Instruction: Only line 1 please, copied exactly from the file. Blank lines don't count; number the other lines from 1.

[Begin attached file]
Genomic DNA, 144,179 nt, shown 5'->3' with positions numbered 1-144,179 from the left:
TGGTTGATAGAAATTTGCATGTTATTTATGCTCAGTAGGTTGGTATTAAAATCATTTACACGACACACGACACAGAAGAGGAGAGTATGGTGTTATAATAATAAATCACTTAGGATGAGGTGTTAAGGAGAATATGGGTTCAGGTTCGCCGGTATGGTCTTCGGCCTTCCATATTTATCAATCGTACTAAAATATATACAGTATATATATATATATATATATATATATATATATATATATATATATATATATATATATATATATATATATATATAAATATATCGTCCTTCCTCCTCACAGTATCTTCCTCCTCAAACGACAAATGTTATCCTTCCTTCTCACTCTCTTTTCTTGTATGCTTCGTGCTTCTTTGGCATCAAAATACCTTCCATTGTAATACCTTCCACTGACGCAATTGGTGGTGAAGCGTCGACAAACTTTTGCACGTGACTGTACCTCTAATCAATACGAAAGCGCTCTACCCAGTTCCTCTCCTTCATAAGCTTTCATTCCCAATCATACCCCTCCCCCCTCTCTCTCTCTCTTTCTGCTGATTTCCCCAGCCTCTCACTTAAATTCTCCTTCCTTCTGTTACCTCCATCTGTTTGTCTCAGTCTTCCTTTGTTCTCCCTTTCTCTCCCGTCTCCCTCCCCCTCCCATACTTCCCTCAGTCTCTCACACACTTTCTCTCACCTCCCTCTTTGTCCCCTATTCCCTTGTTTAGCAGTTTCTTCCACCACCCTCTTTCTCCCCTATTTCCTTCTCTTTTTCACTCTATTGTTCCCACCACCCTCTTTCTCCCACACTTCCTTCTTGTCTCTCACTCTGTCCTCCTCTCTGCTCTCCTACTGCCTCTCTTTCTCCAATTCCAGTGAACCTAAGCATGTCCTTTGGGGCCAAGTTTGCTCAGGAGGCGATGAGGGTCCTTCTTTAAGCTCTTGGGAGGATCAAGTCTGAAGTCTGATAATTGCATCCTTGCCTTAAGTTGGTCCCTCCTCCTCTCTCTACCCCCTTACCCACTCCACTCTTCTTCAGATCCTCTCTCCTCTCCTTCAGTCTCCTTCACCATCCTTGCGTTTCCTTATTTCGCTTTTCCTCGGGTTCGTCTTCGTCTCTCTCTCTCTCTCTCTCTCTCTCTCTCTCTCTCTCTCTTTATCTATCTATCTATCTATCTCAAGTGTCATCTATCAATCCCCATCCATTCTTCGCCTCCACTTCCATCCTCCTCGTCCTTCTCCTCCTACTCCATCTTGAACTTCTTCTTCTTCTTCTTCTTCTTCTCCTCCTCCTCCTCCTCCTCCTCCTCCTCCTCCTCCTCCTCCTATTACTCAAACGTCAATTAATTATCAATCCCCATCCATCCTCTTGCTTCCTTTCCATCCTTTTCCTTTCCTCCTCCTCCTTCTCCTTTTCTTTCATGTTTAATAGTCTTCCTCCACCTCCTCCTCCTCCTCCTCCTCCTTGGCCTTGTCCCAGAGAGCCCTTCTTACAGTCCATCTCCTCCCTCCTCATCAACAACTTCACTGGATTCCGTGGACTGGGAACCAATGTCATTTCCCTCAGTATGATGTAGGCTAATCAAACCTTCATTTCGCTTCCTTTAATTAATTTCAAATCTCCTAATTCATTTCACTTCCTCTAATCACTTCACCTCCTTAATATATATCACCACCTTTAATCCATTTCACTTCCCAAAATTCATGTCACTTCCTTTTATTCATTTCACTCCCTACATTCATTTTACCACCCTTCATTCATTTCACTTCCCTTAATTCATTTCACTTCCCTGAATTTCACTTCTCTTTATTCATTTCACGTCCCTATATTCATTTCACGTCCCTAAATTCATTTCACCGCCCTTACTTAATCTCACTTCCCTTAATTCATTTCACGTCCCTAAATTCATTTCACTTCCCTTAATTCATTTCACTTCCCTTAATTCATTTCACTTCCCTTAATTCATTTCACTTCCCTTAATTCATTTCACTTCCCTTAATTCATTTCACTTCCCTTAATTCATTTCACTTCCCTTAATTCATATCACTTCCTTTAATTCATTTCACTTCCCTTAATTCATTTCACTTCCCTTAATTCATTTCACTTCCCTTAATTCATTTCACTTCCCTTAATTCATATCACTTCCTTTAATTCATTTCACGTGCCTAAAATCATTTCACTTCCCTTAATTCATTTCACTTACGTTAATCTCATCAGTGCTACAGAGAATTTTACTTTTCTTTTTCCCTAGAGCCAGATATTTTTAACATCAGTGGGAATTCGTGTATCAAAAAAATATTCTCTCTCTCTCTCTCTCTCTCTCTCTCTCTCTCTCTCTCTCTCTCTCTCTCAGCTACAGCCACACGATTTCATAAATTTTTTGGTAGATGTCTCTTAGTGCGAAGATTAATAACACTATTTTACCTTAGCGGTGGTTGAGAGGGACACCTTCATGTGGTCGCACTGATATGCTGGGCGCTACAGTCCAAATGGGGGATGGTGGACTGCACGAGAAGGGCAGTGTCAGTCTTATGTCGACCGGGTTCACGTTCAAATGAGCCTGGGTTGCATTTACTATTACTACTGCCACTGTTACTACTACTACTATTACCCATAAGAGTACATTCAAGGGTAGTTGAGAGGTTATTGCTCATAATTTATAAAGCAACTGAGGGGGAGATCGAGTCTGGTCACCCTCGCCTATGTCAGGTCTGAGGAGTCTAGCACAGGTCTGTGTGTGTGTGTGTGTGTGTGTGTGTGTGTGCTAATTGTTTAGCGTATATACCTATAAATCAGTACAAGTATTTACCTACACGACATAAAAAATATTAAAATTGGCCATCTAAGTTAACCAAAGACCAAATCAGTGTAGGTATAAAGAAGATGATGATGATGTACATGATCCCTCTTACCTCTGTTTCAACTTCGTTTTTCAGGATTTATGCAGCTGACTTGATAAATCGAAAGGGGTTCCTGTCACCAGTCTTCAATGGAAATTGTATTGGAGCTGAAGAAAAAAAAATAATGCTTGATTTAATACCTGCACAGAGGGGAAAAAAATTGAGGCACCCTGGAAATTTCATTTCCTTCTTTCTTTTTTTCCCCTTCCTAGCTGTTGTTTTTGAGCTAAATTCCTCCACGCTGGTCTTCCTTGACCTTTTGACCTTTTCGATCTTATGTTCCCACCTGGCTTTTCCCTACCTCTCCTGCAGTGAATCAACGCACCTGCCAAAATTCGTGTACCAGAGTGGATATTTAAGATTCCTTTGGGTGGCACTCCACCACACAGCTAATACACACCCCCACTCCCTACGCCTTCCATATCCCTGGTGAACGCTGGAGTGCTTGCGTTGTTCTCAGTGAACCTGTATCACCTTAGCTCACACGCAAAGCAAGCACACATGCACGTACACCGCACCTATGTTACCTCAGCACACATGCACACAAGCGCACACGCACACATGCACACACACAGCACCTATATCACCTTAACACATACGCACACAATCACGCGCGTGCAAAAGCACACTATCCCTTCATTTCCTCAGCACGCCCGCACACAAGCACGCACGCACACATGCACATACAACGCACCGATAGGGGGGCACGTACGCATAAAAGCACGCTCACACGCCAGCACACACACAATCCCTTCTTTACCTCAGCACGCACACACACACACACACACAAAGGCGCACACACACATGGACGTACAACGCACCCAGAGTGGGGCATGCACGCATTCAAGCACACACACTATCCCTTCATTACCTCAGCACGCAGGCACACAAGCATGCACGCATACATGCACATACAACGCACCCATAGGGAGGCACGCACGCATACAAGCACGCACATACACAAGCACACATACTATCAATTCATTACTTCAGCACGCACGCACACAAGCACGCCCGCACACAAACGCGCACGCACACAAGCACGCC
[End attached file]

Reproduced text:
Genomic DNA, 144,179 nt, shown 5'->3' with positions numbered 1-144,179 from the left: